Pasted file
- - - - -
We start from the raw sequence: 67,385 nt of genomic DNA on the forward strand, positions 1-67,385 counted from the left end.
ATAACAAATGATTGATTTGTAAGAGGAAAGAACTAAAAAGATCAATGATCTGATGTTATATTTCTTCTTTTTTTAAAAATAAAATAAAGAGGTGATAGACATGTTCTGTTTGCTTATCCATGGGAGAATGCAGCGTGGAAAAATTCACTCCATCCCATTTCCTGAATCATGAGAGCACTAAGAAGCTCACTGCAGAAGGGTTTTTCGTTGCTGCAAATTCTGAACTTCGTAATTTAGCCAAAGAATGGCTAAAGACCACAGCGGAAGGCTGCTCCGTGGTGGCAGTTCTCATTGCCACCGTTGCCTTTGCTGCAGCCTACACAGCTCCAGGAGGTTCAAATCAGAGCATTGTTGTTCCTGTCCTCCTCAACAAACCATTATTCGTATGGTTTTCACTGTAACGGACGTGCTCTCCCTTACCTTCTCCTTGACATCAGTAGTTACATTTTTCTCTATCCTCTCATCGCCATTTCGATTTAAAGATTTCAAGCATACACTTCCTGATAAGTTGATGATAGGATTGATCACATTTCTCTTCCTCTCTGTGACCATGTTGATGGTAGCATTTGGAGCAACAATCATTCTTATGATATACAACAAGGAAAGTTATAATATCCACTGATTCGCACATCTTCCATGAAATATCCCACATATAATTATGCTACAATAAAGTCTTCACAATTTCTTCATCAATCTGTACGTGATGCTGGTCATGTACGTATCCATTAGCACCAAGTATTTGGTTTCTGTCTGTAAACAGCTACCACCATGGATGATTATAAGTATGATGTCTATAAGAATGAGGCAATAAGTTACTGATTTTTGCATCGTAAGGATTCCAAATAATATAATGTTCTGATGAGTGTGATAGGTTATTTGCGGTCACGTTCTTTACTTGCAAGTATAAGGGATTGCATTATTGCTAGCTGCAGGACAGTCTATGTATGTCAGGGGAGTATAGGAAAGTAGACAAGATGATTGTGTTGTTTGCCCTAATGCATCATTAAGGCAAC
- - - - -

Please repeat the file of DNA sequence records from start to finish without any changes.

We start from the raw sequence: 67,385 nt of genomic DNA on the forward strand, positions 1-67,385 counted from the left end.
ATAACAAATGATTGATTTGTAAGAGGAAAGAACTAAAAAGATCAATGATCTGATGTTATATTTCTTCTTTTTTTAAAAATAAAATAAAGAGGTGATAGACATGTTCTGTTTGCTTATCCATGGGAGAATGCAGCGTGGAAAAATTCACTCCATCCCATTTCCTGAATCATGAGAGCACTAAGAAGCTCACTGCAGAAGGGTTTTTCGTTGCTGCAAATTCTGAACTTCGTAATTTAGCCAAAGAATGGCTAAAGACCACAGCGGAAGGCTGCTCCGTGGTGGCAGTTCTCATTGCCACCGTTGCCTTTGCTGCAGCCTACACAGCTCCAGGAGGTTCAAATCAGAGCATTGTTGTTCCTGTCCTCCTCAACAAACCATTATTCGTATGGTTTTCACTGTAACGGACGTGCTCTCCCTTACCTTCTCCTTGACATCAGTAGTTACATTTTTCTCTATCCTCTCATCGCCATTTCGATTTAAAGATTTCAAGCATACACTTCCTGATAAGTTGATGATAGGATTGATCACATTTCTCTTCCTCTCTGTGACCATGTTGATGGTAGCATTTGGAGCAACAATCATTCTTATGATATACAACAAGGAAAGTTATAATATCCACTGATTCGCACATCTTCCATGAAATATCCCACATATAATTATGCTACAATAAAGTCTTCACAATTTCTTCATCAATCTGTACGTGATGCTGGTCATGTACGTATCCATTAGCACCAAGTATTTGGTTTCTGTCTGTAAACAGCTACCACCATGGATGATTATAAGTATGATGTCTATAAGAATGAGGCAATAAGTTACTGATTTTTGCATCGTAAGGATTCCAAATAATATAATGTTCTGATGAGTGTGATAGGTTATTTGCGGTCACGTTCTTTACTTGCAAGTATAAGGGATTGCATTATTGCTAGCTGCAGGACAGTCTATGTATGTCAGGGGAGTATAGGAAAGTAGACAAGATGATTGTGTTGTTTGCCCTAATGCATCATTAAGGCAAC